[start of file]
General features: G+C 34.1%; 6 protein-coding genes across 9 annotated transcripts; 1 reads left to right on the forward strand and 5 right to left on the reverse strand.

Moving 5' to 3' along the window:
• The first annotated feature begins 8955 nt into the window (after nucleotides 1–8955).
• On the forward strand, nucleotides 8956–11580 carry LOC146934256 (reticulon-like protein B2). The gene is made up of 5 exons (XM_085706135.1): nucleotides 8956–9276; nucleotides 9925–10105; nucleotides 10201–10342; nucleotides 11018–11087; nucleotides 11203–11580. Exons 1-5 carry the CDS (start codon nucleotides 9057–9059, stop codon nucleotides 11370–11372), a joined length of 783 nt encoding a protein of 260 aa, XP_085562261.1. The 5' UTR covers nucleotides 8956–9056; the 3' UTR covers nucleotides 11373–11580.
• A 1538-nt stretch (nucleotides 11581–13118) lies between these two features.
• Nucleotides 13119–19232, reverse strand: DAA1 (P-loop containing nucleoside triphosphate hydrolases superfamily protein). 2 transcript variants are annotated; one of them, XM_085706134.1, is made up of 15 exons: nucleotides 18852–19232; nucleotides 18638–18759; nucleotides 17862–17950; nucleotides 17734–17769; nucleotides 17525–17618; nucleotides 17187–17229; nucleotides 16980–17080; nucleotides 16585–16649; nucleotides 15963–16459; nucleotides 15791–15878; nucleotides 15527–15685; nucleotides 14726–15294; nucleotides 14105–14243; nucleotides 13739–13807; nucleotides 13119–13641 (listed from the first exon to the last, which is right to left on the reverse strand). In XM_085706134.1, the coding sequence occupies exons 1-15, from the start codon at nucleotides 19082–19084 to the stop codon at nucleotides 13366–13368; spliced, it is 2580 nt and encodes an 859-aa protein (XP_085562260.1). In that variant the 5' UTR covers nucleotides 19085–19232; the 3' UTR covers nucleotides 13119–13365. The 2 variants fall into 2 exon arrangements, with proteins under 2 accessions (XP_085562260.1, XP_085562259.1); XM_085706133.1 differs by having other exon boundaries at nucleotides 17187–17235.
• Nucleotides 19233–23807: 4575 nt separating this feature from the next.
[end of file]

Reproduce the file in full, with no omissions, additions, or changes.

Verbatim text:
General features: G+C 34.1%; 6 protein-coding genes across 9 annotated transcripts; 1 reads left to right on the forward strand and 5 right to left on the reverse strand.

Moving 5' to 3' along the window:
• The first annotated feature begins 8955 nt into the window (after nucleotides 1–8955).
• On the forward strand, nucleotides 8956–11580 carry LOC146934256 (reticulon-like protein B2). The gene is made up of 5 exons (XM_085706135.1): nucleotides 8956–9276; nucleotides 9925–10105; nucleotides 10201–10342; nucleotides 11018–11087; nucleotides 11203–11580. Exons 1-5 carry the CDS (start codon nucleotides 9057–9059, stop codon nucleotides 11370–11372), a joined length of 783 nt encoding a protein of 260 aa, XP_085562261.1. The 5' UTR covers nucleotides 8956–9056; the 3' UTR covers nucleotides 11373–11580.
• A 1538-nt stretch (nucleotides 11581–13118) lies between these two features.
• Nucleotides 13119–19232, reverse strand: DAA1 (P-loop containing nucleoside triphosphate hydrolases superfamily protein). 2 transcript variants are annotated; one of them, XM_085706134.1, is made up of 15 exons: nucleotides 18852–19232; nucleotides 18638–18759; nucleotides 17862–17950; nucleotides 17734–17769; nucleotides 17525–17618; nucleotides 17187–17229; nucleotides 16980–17080; nucleotides 16585–16649; nucleotides 15963–16459; nucleotides 15791–15878; nucleotides 15527–15685; nucleotides 14726–15294; nucleotides 14105–14243; nucleotides 13739–13807; nucleotides 13119–13641 (listed from the first exon to the last, which is right to left on the reverse strand). In XM_085706134.1, the coding sequence occupies exons 1-15, from the start codon at nucleotides 19082–19084 to the stop codon at nucleotides 13366–13368; spliced, it is 2580 nt and encodes an 859-aa protein (XP_085562260.1). In that variant the 5' UTR covers nucleotides 19085–19232; the 3' UTR covers nucleotides 13119–13365. The 2 variants fall into 2 exon arrangements, with proteins under 2 accessions (XP_085562260.1, XP_085562259.1); XM_085706133.1 differs by having other exon boundaries at nucleotides 17187–17235.
• Nucleotides 19233–23807: 4575 nt separating this feature from the next.